Album Review: Oh My Girl – The Fifth Season

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Release: May 8, 2019
Label: WM Entertainment
Distributor: Kakao M
Genre: Dance, electronic

The best works of Oh My Girl have tended towards the surreal. “Closer” (2015) built a fairytale soundscape with dreamlike movements, while the stark intermissions and uncanny lyrics of “Windy Day” (2016) added dramatic, supernatural contrast to a bubbly veneer. “Secret Garden” (2018) rode a gorgeously unveiling allegory to pop nirvana, and though not quite as good as its predecessors, even the most recent “Remember Me” featured a bittersweet touch of fantasy.

There’s great credit due to the members as well as the label for consistently making that difficult series of songs work well. It also makes for no surprise when The Fifth Season, Oh My Girl’s long-time-coming first full-length album, opens by leaning into the same idea space. Basically, title track “SSFWL” is an uptempo confessional track with a melancholy minor-chord progression, reminiscent of GFriend’s “power-innocence” style in its melodic forcefulness. It adds its own marks with a softer vocal touch, intricate lyricism, and a powerful double chorus.

The track builds tension in patient, if nondescript manner, through the verse and prechorus, and then lets it out initially in a smooth-flowing chorus where orchestration and bright synths overlap. But Binnie’s seemingly final note doesn’t get a rest after, instead getting supplanted by Hyojung’s lead-in; before we can quite process that, she launches into a soaring second refrain as the strings kick into overdrive and the drums pick up. The transition and rush sound wonderful: it’s just the catharsis that the track needs.

The section also synergizes well with the lyrical flow. Ex post, the first chorus serves as a tentative setup. Note the hearsay expression: “They say you know if it’s love right away // They say you won’t get mixed up, surely be able to tell // Now, who that person is”. Hyojung completes the thought with booming assurance (“I’m sure I know”) as the arrangement charges up, and the flurry of emotion in the second chorus is consequent to that sureness.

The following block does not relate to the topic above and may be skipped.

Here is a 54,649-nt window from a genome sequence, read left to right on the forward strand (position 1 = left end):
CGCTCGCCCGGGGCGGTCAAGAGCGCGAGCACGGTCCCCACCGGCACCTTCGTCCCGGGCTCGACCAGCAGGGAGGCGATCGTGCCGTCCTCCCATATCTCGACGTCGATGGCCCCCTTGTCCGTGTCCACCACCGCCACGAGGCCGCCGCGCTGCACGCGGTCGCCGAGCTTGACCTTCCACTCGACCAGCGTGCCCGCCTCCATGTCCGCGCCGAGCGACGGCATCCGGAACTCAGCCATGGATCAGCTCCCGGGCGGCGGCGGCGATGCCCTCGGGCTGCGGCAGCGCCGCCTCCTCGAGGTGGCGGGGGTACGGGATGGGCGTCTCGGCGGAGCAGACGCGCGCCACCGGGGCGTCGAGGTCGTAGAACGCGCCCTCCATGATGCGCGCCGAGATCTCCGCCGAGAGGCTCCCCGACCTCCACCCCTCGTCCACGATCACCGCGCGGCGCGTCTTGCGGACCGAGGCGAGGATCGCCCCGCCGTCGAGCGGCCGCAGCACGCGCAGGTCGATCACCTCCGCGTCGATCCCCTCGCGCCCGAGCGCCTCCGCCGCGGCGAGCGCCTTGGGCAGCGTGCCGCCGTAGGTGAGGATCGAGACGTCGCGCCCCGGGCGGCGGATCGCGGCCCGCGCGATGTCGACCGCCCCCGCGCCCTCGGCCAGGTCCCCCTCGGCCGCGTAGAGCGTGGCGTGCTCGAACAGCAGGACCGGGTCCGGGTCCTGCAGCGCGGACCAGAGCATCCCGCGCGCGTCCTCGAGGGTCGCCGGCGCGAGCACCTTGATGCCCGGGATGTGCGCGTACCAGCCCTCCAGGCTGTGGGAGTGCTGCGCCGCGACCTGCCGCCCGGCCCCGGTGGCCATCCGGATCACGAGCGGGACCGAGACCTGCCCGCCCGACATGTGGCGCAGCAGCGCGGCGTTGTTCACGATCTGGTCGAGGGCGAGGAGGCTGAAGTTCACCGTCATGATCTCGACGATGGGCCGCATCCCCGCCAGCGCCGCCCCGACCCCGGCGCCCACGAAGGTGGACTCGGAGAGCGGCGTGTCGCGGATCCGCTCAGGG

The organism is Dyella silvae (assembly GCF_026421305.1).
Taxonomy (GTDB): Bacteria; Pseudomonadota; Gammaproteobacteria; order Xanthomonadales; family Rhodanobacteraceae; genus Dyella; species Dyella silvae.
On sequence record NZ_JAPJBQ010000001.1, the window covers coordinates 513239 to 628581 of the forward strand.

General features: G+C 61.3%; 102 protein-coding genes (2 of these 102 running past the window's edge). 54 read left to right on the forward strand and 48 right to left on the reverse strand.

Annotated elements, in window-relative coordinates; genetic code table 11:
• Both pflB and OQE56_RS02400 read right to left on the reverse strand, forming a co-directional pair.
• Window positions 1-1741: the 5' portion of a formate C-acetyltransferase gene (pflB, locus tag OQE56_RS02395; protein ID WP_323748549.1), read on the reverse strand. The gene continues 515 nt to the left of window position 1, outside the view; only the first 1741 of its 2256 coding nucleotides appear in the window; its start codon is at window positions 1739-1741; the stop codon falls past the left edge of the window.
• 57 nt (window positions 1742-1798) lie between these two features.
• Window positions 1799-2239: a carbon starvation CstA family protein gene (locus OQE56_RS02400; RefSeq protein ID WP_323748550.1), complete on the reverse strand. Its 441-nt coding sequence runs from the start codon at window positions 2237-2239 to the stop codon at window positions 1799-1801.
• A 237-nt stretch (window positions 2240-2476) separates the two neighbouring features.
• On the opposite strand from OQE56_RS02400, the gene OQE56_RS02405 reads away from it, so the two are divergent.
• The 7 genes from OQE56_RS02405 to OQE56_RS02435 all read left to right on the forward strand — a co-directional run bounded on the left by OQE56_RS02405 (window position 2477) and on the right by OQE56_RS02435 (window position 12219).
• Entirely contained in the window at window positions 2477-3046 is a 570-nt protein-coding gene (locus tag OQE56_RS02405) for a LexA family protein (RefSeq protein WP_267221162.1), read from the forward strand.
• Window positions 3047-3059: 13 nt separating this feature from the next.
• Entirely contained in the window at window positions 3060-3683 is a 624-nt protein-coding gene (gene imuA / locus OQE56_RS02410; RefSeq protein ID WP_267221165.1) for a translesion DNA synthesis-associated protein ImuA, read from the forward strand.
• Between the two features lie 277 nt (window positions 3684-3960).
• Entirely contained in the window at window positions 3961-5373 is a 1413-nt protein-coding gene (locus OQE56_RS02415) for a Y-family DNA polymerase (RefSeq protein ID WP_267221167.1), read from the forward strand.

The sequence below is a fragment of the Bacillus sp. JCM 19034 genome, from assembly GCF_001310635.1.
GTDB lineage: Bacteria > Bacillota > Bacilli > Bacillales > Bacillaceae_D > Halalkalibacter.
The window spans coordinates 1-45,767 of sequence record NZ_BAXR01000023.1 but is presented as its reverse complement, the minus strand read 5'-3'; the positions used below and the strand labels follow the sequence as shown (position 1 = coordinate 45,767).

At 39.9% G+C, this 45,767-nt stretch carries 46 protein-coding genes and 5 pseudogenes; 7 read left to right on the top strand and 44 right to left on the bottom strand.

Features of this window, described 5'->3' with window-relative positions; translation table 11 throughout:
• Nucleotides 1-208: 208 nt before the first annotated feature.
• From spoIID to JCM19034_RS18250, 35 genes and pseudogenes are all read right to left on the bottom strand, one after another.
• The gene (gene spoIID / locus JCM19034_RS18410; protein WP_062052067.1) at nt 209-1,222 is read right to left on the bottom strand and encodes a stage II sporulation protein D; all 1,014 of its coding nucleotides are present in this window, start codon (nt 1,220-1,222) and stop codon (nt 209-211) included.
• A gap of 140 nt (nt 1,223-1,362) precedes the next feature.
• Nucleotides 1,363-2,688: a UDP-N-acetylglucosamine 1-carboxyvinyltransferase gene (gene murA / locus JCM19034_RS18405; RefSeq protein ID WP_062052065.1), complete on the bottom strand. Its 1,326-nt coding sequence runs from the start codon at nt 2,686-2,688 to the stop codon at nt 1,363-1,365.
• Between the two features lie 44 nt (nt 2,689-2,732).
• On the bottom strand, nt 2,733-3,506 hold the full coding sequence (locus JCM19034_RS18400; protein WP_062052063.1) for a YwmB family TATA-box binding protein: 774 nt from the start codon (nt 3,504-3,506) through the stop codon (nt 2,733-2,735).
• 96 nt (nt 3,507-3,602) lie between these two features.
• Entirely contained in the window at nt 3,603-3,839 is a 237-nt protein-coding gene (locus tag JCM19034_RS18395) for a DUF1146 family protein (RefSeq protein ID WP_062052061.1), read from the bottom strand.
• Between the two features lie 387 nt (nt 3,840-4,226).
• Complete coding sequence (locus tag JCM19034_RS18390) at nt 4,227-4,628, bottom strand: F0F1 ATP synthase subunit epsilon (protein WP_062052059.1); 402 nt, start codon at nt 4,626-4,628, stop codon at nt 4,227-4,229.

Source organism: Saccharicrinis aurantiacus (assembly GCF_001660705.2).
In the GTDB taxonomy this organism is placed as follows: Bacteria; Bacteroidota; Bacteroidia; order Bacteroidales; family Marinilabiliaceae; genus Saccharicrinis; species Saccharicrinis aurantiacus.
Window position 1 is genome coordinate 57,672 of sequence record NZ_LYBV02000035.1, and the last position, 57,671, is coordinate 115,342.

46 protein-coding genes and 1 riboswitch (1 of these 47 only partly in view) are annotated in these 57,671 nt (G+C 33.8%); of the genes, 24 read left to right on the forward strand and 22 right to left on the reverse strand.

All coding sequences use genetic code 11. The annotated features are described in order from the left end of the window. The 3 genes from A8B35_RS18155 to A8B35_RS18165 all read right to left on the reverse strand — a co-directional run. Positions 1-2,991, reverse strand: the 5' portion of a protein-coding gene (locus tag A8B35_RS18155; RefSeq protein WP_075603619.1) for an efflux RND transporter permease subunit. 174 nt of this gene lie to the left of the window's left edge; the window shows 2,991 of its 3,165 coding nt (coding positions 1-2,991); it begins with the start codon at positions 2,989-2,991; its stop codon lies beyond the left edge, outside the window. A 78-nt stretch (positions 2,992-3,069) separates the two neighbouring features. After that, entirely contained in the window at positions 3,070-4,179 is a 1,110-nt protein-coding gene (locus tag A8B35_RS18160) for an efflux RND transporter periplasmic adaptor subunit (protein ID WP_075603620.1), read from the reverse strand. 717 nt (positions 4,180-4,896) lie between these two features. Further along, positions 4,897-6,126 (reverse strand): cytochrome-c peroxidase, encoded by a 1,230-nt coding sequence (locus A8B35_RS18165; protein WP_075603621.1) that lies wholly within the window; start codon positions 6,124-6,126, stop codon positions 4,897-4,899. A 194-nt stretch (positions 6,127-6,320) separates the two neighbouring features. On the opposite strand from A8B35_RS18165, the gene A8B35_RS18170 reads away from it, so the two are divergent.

There are other nice touches throughout “SSFWL”, and my favorite is how the titular “fifth season” is described by mixing imagery from our four real seasons. We hear of white petals scattering in a particular language of snow: “settling and settling aplenty at the tip of my feet”. The chorus invokes the summer shimmer as “you bloom in me, dizzying like a heat haze”. Spring is found as “you sprout a small bud” that grows and “fill[s] up my sky in color green and deep”, and while autumn is not as explicit, the original connotation of the line “you flood into me” is waves of water (or clouds) pushed on by strong winds – calling to mind the breeziness of fall.

With devices like this, the lyrics illustrate a beautiful, unearthly picture of the season of love. And combined with the fantasy boldness in the composition, it’s enough to build an engrossing world to keep the listener in for four minutes. It’s about as good as an album opener and title track as you could want.

Yet The Fifth Season doesn’t again replicate either the magic or the ambition of “SSFWL”. That slice of greatness raises expectations, but as the rest of the album dispenses with the surreal-fantasy framing, it doesn’t replace that with anything quite as compelling. So you get tracks like “Shower”, which has the same innocence-pop idea as the title track, but features an unaffecting melody and limited dynamics. (It actually sounds like a watered-down version of “Secret Garden” in a few ways, and both songs are co-written by Steven Lee, who also worked on “SSFWL”.)